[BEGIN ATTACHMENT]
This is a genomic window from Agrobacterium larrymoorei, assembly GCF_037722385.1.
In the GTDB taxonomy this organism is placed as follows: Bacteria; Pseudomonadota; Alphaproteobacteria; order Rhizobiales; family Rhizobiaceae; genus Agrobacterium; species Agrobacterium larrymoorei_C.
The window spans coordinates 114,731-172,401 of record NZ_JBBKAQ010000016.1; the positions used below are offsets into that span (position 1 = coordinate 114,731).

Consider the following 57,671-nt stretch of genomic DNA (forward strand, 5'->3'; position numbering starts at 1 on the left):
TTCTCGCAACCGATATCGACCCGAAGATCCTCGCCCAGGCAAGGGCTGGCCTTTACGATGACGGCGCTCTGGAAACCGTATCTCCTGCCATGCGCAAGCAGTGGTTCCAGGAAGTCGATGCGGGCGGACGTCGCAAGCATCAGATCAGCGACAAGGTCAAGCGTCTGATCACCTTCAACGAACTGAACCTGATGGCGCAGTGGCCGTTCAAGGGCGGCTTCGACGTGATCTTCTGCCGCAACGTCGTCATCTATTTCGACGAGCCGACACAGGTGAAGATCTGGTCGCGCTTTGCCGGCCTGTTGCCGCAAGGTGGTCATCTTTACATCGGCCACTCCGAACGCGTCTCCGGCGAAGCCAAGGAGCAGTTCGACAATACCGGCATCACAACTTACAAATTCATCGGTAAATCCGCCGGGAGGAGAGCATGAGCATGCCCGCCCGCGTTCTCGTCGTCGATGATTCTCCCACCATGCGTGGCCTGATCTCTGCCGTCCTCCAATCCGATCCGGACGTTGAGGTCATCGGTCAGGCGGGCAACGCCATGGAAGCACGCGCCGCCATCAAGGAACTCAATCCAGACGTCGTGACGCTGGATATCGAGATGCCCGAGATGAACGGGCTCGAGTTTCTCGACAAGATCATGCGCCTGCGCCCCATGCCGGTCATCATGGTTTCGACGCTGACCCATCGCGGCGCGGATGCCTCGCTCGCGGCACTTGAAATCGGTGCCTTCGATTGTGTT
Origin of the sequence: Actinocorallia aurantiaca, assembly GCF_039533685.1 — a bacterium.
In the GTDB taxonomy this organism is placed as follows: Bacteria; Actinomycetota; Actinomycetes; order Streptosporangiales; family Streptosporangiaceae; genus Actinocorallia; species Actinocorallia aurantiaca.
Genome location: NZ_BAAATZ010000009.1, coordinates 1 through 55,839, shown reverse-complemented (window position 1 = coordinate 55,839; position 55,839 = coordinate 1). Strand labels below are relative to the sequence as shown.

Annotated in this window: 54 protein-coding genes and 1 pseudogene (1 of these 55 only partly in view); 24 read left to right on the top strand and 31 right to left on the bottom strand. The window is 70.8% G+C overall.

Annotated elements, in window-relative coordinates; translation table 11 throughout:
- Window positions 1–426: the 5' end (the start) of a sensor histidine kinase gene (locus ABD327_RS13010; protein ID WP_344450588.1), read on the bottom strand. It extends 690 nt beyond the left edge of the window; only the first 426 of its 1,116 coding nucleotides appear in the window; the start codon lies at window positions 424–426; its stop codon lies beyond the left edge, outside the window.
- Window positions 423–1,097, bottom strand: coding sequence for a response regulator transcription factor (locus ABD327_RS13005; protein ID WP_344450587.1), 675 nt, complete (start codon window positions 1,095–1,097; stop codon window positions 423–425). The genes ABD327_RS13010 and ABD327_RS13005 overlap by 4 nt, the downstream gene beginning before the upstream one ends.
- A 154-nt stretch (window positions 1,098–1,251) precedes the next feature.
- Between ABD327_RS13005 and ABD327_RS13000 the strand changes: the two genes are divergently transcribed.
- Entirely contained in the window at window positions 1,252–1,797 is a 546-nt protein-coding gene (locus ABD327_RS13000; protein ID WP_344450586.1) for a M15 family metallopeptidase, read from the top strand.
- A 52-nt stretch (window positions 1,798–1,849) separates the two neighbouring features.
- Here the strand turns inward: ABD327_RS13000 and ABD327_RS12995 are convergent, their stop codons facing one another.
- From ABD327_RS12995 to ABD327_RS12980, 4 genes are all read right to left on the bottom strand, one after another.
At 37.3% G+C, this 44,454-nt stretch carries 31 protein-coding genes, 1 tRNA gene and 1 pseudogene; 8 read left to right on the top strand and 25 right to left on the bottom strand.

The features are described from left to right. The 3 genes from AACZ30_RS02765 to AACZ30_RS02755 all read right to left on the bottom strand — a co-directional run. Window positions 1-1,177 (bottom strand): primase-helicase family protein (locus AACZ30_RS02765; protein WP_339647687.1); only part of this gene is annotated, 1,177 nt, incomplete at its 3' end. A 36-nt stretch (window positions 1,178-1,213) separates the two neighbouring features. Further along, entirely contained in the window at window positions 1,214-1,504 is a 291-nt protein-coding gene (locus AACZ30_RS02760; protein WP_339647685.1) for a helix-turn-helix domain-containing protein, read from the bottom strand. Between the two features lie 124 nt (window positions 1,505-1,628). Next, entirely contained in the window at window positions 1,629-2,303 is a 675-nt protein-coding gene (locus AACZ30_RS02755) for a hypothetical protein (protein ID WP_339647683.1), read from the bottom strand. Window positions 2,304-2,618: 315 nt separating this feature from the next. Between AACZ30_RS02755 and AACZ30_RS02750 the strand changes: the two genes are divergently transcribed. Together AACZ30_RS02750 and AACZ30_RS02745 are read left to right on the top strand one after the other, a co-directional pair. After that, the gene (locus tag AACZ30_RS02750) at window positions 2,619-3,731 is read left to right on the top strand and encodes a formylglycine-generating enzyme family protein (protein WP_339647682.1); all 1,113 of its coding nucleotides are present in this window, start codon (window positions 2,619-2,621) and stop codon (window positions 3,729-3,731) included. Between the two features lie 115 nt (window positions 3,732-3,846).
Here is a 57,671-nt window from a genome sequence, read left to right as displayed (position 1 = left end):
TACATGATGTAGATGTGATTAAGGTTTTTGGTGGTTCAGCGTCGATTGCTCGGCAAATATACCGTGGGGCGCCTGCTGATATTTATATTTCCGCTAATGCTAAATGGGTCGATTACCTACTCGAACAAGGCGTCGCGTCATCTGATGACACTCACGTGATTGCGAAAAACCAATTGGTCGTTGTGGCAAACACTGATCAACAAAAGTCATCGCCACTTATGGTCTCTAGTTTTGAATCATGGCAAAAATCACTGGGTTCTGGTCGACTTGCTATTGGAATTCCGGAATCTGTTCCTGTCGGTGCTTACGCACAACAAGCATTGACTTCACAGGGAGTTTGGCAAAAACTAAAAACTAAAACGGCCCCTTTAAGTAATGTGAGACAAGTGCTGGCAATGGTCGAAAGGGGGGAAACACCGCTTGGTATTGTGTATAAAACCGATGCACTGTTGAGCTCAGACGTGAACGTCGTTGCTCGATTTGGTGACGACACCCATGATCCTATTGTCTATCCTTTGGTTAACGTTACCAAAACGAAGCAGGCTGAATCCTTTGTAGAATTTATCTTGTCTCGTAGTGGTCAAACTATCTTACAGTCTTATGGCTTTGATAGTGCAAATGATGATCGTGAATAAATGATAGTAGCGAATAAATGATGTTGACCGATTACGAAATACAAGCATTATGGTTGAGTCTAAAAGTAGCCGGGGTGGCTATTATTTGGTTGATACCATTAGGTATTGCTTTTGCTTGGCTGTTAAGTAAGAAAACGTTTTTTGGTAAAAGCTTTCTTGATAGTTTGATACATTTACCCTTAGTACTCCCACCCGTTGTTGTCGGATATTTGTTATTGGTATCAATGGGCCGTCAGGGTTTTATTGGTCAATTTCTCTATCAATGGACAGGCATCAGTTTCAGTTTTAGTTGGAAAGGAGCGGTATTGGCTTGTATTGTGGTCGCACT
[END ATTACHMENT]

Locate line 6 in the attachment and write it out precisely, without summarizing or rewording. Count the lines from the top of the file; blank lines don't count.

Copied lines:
Origin of the sequence: Actinocorallia aurantiaca, assembly GCF_039533685.1 — a bacterium.